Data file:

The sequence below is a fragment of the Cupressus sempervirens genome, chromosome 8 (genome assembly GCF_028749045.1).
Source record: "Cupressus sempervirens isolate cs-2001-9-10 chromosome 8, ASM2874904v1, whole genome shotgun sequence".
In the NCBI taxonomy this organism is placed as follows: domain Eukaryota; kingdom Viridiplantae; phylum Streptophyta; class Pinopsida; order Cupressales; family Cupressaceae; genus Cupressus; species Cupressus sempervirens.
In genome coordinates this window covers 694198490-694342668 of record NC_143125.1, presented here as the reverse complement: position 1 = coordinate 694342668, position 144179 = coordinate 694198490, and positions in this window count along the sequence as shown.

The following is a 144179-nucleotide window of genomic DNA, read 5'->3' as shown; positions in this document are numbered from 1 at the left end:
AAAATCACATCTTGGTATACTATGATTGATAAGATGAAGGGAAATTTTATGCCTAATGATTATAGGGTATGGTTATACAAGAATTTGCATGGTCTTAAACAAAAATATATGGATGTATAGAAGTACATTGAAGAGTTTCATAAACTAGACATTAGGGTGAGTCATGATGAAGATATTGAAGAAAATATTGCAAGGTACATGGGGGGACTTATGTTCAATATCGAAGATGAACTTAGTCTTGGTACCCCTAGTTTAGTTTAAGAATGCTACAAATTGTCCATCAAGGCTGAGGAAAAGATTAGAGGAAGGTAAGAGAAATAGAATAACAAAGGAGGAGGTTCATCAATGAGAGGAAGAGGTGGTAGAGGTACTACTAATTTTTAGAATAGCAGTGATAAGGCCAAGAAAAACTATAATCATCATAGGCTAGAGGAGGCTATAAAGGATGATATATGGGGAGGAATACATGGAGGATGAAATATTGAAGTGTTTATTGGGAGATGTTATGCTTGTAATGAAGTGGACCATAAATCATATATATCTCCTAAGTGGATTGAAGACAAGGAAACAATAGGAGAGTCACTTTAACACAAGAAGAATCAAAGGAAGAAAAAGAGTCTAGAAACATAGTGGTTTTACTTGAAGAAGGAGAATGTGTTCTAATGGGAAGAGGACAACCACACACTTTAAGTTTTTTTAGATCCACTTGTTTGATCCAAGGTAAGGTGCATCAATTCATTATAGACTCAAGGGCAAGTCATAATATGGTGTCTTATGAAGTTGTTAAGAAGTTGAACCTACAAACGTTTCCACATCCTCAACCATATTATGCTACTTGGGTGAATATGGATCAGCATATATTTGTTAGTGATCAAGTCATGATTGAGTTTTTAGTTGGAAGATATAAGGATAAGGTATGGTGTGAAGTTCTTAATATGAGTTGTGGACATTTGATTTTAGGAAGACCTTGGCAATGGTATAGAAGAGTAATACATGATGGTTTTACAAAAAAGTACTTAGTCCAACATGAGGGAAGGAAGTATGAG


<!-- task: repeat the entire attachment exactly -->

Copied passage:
The sequence below is a fragment of the Cupressus sempervirens genome, chromosome 8 (genome assembly GCF_028749045.1).
Source record: "Cupressus sempervirens isolate cs-2001-9-10 chromosome 8, ASM2874904v1, whole genome shotgun sequence".
In the NCBI taxonomy this organism is placed as follows: domain Eukaryota; kingdom Viridiplantae; phylum Streptophyta; class Pinopsida; order Cupressales; family Cupressaceae; genus Cupressus; species Cupressus sempervirens.
In genome coordinates this window covers 694198490-694342668 of record NC_143125.1, presented here as the reverse complement: position 1 = coordinate 694342668, position 144179 = coordinate 694198490, and positions in this window count along the sequence as shown.

The following is a 144179-nucleotide window of genomic DNA, read 5'->3' as shown; positions in this document are numbered from 1 at the left end:
AAAATCACATCTTGGTATACTATGATTGATAAGATGAAGGGAAATTTTATGCCTAATGATTATAGGGTATGGTTATACAAGAATTTGCATGGTCTTAAACAAAAATATATGGATGTATAGAAGTACATTGAAGAGTTTCATAAACTAGACATTAGGGTGAGTCATGATGAAGATATTGAAGAAAATATTGCAAGGTACATGGGGGGACTTATGTTCAATATCGAAGATGAACTTAGTCTTGGTACCCCTAGTTTAGTTTAAGAATGCTACAAATTGTCCATCAAGGCTGAGGAAAAGATTAGAGGAAGGTAAGAGAAATAGAATAACAAAGGAGGAGGTTCATCAATGAGAGGAAGAGGTGGTAGAGGTACTACTAATTTTTAGAATAGCAGTGATAAGGCCAAGAAAAACTATAATCATCATAGGCTAGAGGAGGCTATAAAGGATGATATATGGGGAGGAATACATGGAGGATGAAATATTGAAGTGTTTATTGGGAGATGTTATGCTTGTAATGAAGTGGACCATAAATCATATATATCTCCTAAGTGGATTGAAGACAAGGAAACAATAGGAGAGTCACTTTAACACAAGAAGAATCAAAGGAAGAAAAAGAGTCTAGAAACATAGTGGTTTTACTTGAAGAAGGAGAATGTGTTCTAATGGGAAGAGGACAACCACACACTTTAAGTTTTTTTAGATCCACTTGTTTGATCCAAGGTAAGGTGCATCAATTCATTATAGACTCAAGGGCAAGTCATAATATGGTGTCTTATGAAGTTGTTAAGAAGTTGAACCTACAAACGTTTCCACATCCTCAACCATATTATGCTACTTGGGTGAATATGGATCAGCATATATTTGTTAGTGATCAAGTCATGATTGAGTTTTTAGTTGGAAGATATAAGGATAAGGTATGGTGTGAAGTTCTTAATATGAGTTGTGGACATTTGATTTTAGGAAGACCTTGGCAATGGTATAGAAGAGTAATACATGATGGTTTTACAAAAAAGTACTTAGTCCAACATGAGGGAAGGAAGTATGAG